The Netherlands has a very fossil fuel-intensive energy mix, and traffic congestion and intensive farming leave little room for complacency in meeting environmental challenges, according to a new OECD report.
The OECD’s review of the Netherlands praises efforts to reduce dependency on carbon, a drop in air pollution and extensive use of environmental taxes as well as its high rates of recycling.
However, fossil fuels still make up more than 90% of the country’s energy supply and renewables still only accounted for 4.2% of energy supply in 2013, the Paris-based organisation said. This is the third lowest figure in the OECD.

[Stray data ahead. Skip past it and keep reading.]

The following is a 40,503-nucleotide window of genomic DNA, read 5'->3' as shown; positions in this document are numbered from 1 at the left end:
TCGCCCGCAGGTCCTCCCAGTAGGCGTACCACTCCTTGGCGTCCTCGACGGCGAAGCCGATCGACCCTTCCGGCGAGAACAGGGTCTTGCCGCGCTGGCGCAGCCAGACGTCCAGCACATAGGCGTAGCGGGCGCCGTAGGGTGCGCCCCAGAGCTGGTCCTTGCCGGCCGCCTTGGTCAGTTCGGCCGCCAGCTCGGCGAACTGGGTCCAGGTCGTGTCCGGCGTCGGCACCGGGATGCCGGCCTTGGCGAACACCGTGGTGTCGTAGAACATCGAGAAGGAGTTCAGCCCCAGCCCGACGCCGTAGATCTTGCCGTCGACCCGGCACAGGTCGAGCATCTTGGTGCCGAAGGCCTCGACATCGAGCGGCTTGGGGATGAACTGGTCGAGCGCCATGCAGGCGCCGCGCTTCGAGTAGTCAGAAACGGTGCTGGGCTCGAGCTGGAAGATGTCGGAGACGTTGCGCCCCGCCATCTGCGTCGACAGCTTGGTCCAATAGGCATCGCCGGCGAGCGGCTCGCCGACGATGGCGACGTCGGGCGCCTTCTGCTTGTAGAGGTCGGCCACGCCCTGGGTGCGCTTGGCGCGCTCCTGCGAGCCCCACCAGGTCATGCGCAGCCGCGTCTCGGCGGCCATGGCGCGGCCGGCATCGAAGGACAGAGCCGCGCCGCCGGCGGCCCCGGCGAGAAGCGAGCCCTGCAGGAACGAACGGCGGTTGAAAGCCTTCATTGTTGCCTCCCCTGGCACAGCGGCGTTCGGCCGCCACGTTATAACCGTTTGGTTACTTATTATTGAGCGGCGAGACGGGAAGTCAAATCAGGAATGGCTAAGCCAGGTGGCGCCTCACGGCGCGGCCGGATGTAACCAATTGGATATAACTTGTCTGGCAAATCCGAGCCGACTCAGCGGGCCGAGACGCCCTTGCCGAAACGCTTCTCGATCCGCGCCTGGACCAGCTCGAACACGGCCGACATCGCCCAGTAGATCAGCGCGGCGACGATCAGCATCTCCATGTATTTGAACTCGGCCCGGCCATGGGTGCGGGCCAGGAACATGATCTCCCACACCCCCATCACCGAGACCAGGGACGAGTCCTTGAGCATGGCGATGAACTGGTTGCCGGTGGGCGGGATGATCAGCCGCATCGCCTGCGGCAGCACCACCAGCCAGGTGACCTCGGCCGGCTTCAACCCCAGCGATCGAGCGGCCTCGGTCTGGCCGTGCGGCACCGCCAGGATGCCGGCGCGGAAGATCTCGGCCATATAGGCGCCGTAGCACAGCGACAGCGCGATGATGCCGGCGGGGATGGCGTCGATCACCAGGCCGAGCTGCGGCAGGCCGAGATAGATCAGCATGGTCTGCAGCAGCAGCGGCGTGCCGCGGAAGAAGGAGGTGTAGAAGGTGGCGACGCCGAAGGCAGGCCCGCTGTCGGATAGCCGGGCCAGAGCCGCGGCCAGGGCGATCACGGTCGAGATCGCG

Intensive farming is another area that has long posed a serious challenge to improving the quality of ecosystems and water, the organisation said.
‘Around a third of the country’s territory is used for agricultural purposes, and the quantity of nitrogen fertiliser and pesticides used per square kilometre of farmland is well above the OECD average.’
The OECD says that as well as taking steps to reduce reliance on fossil fuels, the Netherlands should also look again at the introduction of road pricing as a way to reduce the impact of motoring on the environment and congestion.
Plans to introduce a kilometre tax in the Netherlands collapsed in 2010 when the cabinet fell.